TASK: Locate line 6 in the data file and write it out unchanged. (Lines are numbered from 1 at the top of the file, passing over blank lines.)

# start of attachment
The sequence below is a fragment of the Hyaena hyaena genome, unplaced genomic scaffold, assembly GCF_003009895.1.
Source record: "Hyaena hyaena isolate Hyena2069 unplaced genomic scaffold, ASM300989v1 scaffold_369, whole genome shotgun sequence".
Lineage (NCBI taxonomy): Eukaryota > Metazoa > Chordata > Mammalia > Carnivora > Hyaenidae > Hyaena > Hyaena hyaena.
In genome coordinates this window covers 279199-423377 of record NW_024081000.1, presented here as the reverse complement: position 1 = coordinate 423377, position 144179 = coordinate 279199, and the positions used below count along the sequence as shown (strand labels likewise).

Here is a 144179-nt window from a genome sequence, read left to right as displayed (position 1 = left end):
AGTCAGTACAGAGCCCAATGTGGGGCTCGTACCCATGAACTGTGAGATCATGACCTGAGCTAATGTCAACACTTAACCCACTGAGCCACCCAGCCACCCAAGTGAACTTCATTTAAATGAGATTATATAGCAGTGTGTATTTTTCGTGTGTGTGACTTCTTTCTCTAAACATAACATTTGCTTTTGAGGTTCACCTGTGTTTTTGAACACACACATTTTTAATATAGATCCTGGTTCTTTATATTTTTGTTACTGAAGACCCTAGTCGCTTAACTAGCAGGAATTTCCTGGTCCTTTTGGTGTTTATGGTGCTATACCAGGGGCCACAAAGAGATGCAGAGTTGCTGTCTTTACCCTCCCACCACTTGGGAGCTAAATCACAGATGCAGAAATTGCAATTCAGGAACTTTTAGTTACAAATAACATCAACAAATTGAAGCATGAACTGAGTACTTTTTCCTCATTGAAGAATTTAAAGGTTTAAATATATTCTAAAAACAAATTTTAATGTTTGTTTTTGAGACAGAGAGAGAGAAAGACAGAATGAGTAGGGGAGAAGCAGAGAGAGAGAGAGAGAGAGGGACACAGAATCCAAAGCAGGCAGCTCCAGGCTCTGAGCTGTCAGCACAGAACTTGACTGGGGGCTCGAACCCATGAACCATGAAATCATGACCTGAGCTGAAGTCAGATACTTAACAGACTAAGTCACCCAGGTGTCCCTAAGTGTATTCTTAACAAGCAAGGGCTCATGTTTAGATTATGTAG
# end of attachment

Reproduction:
AGTCAGTACAGAGCCCAATGTGGGGCTCGTACCCATGAACTGTGAGATCATGACCTGAGCTAATGTCAACACTTAACCCACTGAGCCACCCAGCCACCCAAGTGAACTTCATTTAAATGAGATTATATAGCAGTGTGTATTTTTCGTGTGTGTGACTTCTTTCTCTAAACATAACATTTGCTTTTGAGGTTCACCTGTGTTTTTGAACACACACATTTTTAATATAGATCCTGGTTCTTTATATTTTTGTTACTGAAGACCCTAGTCGCTTAACTAGCAGGAATTTCCTGGTCCTTTTGGTGTTTATGGTGCTATACCAGGGGCCACAAAGAGATGCAGAGTTGCTGTCTTTACCCTCCCACCACTTGGGAGCTAAATCACAGATGCAGAAATTGCAATTCAGGAACTTTTAGTTACAAATAACATCAACAAATTGAAGCATGAACTGAGTACTTTTTCCTCATTGAAGAATTTAAAGGTTTAAATATATTCTAAAAACAAATTTTAATGTTTGTTTTTGAGACAGAGAGAGAGAAAGACAGAATGAGTAGGGGAGAAGCAGAGAGAGAGAGAGAGAGAGGGACACAGAATCCAAAGCAGGCAGCTCCAGGCTCTGAGCTGTCAGCACAGAACTTGACTGGGGGCTCGAACCCATGAACCATGAAATCATGACCTGAGCTGAAGTCAGATACTTAACAGACTAAGTCACCCAGGTGTCCCTAAGTGTATTCTTAACAAGCAAGGGCTCATGTTTAGATTATGTAG